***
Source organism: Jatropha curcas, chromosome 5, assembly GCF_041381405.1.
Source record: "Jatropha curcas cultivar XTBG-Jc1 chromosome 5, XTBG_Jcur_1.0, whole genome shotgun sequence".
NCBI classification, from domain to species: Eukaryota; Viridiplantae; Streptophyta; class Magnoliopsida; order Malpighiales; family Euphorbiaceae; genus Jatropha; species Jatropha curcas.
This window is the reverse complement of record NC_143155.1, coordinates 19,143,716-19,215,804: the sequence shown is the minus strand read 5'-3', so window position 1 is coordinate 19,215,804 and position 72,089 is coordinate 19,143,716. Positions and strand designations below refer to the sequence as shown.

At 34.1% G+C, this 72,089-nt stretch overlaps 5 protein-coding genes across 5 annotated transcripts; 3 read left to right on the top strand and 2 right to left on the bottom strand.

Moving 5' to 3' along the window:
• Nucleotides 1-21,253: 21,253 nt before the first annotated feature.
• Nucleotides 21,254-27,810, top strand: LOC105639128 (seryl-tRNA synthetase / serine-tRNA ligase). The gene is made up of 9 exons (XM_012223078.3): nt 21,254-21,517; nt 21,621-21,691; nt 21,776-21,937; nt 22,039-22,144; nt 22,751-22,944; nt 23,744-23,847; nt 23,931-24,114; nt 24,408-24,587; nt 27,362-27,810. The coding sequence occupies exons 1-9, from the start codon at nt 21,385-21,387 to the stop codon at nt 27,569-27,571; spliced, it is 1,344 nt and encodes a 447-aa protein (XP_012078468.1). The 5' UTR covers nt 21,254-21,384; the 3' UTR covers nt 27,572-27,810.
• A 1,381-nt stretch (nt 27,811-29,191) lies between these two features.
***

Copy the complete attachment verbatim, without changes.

Source organism: Jatropha curcas, chromosome 5, assembly GCF_041381405.1.
Source record: "Jatropha curcas cultivar XTBG-Jc1 chromosome 5, XTBG_Jcur_1.0, whole genome shotgun sequence".
NCBI classification, from domain to species: Eukaryota; Viridiplantae; Streptophyta; class Magnoliopsida; order Malpighiales; family Euphorbiaceae; genus Jatropha; species Jatropha curcas.
This window is the reverse complement of record NC_143155.1, coordinates 19,143,716-19,215,804: the sequence shown is the minus strand read 5'-3', so window position 1 is coordinate 19,215,804 and position 72,089 is coordinate 19,143,716. Positions and strand designations below refer to the sequence as shown.

At 34.1% G+C, this 72,089-nt stretch overlaps 5 protein-coding genes across 5 annotated transcripts; 3 read left to right on the top strand and 2 right to left on the bottom strand.

Moving 5' to 3' along the window:
• Nucleotides 1-21,253: 21,253 nt before the first annotated feature.
• Nucleotides 21,254-27,810, top strand: LOC105639128 (seryl-tRNA synthetase / serine-tRNA ligase). The gene is made up of 9 exons (XM_012223078.3): nt 21,254-21,517; nt 21,621-21,691; nt 21,776-21,937; nt 22,039-22,144; nt 22,751-22,944; nt 23,744-23,847; nt 23,931-24,114; nt 24,408-24,587; nt 27,362-27,810. The coding sequence occupies exons 1-9, from the start codon at nt 21,385-21,387 to the stop codon at nt 27,569-27,571; spliced, it is 1,344 nt and encodes a 447-aa protein (XP_012078468.1). The 5' UTR covers nt 21,254-21,384; the 3' UTR covers nt 27,572-27,810.
• A 1,381-nt stretch (nt 27,811-29,191) lies between these two features.